As angry as the students and parents were at this mislabeling, imagine if your job relied on BMI numbers that may not have any basis in reality. It has been shown that it is very easy to make sweeping generalizations based on spurious data and then pass off any errors as anomalies. Will an airline ignore high BMI numbers in a visibly fit pilot, or will they tell them to atrophy away some muscle mass in order to lose weight? Alarms should be going off in the head of every pilot in America. If it can happen to children in school, it can and is about to happen to them as well.

Flight Fatigue

The cockpit of a modern jetliner can be a very sleepy place physiologically speaking. Noise fatigue from the slipstream roaring past the windows (a very effective white noise generator), reduced oxygen levels even with a pressurized cabin, and the inability to simply stand up and walk around are just some of the fatigue inducing factors present. Any one of these factors by themselves are hazardous enough to have volumes written about their attendant risks. Somehow, they are not even mentioned as a possible factor in pilot fatigue in this new screening process.

In fact it is entirely possible that it is an attempt to divert attention away from the fact that the new rest rules enacted by the Federal Aviation Administration have not fully accomplished their goal of eliminating pilot fatigue. This is only because airlines are not required to fully implement these rules until the end of 2013. Federal regulations now allow air carrier pilots a maximum of 9 hours of flight time and at least 10 hours of rest per each 24 hour period. To those who don’t fly for a living, a 9 hour workday does not sound that difficult and 10 hours of rest seems like it should be adequate. In reality flight time only accounts for loggable time in the aircraft (in airliners, the parking brake serves as the aviation equivalent of a time clock).

The new rules do a much better job of eliminating fatigue due to deadhead commuting and excessive duty times. Preflighting, checking weather, waiting for ground stops to expire, briefing, and all other tasks directly associated with preparing to fly an aircraft are limited to no more than 14 hours per day. Unfortunately, traveling to the airport, leaving the airport and checking into hotels all accounts for time that is not yet definable by the FAA.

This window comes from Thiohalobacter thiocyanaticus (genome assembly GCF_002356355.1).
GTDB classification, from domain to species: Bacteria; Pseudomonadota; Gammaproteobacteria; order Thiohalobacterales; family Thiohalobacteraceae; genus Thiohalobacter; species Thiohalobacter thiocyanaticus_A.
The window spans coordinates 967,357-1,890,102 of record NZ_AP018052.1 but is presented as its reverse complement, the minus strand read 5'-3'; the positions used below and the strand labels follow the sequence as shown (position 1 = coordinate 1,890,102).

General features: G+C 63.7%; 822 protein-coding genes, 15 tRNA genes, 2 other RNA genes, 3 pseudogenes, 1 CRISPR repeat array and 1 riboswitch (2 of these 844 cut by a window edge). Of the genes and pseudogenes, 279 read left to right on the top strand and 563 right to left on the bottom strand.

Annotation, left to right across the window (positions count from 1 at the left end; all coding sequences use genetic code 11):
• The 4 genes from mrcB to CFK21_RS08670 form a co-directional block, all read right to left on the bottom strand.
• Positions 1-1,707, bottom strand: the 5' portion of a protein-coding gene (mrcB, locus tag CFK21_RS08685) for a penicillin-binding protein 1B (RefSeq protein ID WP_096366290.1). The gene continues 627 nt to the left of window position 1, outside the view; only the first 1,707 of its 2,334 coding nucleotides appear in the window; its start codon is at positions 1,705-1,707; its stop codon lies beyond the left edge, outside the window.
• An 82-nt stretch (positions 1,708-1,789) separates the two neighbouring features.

Confusion abounds in the general public as to how a pilot halfway through a 3 hour flight can fall asleep. While that one flight is only three hours, it may be the second flight that day on the third day of a four day trip away from home. Anyone who works 9 to 14 hours is going to be tired. Anyone who works 9 to 14 hours going back and forth between time zones, sleeping in unfamiliar beds, unable to establish a consistent exercise regimen and not having access to healthy, agreeable foods is going to be even more tired. Now ask that person to stay alert in an environment that is almost custom built to induce sleep for four days in a row. This is the real reason why pilots are tired, make mistakes and fall asleep. When two pilots fall asleep and overfly their destination, or when critical mistakes are made due to fatigue induced cognitive impairment, the last thing that should be looked at is sleep apnea. Is sleep apnea a risk? Absolutely, but in the long list of causal factors it is not anywhere near the top.